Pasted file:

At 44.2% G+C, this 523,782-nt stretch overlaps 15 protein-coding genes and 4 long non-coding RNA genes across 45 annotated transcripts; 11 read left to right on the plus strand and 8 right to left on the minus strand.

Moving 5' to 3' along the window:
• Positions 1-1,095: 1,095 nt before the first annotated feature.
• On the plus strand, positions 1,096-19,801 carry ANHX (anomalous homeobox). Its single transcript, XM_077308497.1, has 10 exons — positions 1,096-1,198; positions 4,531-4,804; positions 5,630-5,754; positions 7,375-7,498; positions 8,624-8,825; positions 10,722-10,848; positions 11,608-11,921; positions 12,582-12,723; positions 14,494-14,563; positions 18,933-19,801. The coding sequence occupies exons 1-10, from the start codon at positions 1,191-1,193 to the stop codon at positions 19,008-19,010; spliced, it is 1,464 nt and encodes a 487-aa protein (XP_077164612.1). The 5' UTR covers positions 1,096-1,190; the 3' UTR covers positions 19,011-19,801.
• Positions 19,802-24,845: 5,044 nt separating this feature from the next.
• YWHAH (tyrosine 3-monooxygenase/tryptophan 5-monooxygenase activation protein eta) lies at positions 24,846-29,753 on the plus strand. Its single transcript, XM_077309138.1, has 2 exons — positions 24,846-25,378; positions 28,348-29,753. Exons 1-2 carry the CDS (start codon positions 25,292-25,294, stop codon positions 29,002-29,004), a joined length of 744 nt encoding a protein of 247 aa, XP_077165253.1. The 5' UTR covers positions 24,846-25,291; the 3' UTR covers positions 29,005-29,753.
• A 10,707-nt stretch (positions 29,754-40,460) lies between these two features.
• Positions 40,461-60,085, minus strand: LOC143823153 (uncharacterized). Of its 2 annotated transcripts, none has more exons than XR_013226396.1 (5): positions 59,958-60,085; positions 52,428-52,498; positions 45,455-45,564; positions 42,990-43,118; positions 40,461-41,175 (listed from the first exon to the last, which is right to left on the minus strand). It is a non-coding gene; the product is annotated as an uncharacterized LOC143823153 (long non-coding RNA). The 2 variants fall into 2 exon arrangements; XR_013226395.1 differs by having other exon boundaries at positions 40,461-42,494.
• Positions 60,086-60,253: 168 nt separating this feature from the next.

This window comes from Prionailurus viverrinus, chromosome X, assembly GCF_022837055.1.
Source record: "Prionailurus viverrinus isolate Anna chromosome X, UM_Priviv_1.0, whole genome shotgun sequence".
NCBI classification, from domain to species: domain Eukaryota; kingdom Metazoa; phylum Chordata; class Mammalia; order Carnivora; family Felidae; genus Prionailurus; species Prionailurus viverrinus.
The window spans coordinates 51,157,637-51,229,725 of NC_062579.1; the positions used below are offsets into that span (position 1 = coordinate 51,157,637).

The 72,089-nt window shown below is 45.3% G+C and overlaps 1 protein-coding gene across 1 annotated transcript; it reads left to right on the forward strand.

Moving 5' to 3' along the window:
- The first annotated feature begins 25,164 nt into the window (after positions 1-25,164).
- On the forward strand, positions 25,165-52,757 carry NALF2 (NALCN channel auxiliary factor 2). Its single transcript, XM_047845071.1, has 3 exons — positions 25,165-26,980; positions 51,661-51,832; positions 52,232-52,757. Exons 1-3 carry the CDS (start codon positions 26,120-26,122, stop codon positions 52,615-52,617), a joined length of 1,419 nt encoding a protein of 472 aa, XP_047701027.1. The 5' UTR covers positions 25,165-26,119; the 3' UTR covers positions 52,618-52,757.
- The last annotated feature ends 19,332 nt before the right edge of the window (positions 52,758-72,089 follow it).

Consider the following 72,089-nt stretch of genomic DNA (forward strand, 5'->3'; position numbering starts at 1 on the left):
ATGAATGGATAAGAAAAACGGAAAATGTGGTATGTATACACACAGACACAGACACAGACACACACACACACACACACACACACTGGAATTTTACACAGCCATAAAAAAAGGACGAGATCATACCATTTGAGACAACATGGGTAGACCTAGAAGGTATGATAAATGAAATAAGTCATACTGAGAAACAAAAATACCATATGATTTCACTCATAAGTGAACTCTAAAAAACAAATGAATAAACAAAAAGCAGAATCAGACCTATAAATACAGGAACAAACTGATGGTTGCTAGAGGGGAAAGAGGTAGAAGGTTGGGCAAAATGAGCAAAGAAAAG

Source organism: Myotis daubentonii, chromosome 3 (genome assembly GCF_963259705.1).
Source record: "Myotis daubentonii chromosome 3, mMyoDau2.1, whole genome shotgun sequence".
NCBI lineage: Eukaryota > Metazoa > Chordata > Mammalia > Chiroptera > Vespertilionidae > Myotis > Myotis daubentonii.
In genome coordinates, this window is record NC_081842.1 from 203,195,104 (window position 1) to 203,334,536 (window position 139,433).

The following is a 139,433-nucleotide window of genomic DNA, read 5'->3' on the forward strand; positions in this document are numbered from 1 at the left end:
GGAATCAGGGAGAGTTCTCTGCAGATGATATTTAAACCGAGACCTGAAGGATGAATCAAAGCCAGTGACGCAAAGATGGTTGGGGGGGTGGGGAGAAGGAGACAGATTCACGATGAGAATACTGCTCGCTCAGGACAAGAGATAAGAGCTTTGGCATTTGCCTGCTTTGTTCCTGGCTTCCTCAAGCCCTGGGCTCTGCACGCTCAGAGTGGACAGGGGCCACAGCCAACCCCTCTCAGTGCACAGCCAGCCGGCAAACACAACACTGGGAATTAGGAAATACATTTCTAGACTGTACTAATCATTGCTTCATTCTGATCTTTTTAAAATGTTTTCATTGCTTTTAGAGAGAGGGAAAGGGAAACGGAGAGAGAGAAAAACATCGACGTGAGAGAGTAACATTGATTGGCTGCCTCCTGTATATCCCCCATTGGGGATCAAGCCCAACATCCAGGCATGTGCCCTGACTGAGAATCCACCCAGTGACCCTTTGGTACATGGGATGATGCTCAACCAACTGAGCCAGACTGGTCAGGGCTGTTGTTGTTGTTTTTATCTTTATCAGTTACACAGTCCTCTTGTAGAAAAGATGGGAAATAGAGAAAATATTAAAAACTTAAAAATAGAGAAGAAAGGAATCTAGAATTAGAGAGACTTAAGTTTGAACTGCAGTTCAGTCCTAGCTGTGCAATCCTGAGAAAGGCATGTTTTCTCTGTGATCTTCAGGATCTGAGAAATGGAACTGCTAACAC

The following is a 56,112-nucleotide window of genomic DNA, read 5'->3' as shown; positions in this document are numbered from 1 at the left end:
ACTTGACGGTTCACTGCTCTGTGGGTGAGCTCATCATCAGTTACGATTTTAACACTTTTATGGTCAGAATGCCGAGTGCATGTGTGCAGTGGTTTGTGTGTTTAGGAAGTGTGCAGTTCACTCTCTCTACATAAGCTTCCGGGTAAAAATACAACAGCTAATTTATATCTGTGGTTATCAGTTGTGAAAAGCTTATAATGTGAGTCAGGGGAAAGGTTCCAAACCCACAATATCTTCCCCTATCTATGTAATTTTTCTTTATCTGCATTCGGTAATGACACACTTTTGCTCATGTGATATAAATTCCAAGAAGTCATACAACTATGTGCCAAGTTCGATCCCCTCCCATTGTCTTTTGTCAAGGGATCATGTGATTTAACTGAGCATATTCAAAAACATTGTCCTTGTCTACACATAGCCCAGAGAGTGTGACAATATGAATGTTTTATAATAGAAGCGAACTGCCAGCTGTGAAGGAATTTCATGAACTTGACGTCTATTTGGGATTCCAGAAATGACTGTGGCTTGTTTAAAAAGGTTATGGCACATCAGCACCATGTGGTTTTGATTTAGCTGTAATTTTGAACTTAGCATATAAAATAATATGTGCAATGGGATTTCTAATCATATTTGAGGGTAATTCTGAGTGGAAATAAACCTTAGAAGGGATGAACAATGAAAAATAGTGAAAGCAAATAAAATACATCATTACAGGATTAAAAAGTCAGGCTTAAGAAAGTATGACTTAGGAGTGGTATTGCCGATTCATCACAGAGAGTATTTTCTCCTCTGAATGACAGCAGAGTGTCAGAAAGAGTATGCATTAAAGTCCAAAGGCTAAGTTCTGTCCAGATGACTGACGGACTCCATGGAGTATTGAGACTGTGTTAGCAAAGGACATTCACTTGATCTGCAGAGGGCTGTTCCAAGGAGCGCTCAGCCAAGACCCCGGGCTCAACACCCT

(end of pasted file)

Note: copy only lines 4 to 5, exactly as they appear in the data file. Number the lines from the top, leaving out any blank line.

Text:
• On the plus strand, positions 1,096-19,801 carry ANHX (anomalous homeobox). Its single transcript, XM_077308497.1, has 10 exons — positions 1,096-1,198; positions 4,531-4,804; positions 5,630-5,754; positions 7,375-7,498; positions 8,624-8,825; positions 10,722-10,848; positions 11,608-11,921; positions 12,582-12,723; positions 14,494-14,563; positions 18,933-19,801. The coding sequence occupies exons 1-10, from the start codon at positions 1,191-1,193 to the stop codon at positions 19,008-19,010; spliced, it is 1,464 nt and encodes a 487-aa protein (XP_077164612.1). The 5' UTR covers positions 1,096-1,190; the 3' UTR covers positions 19,011-19,801.
• Positions 19,802-24,845: 5,044 nt separating this feature from the next.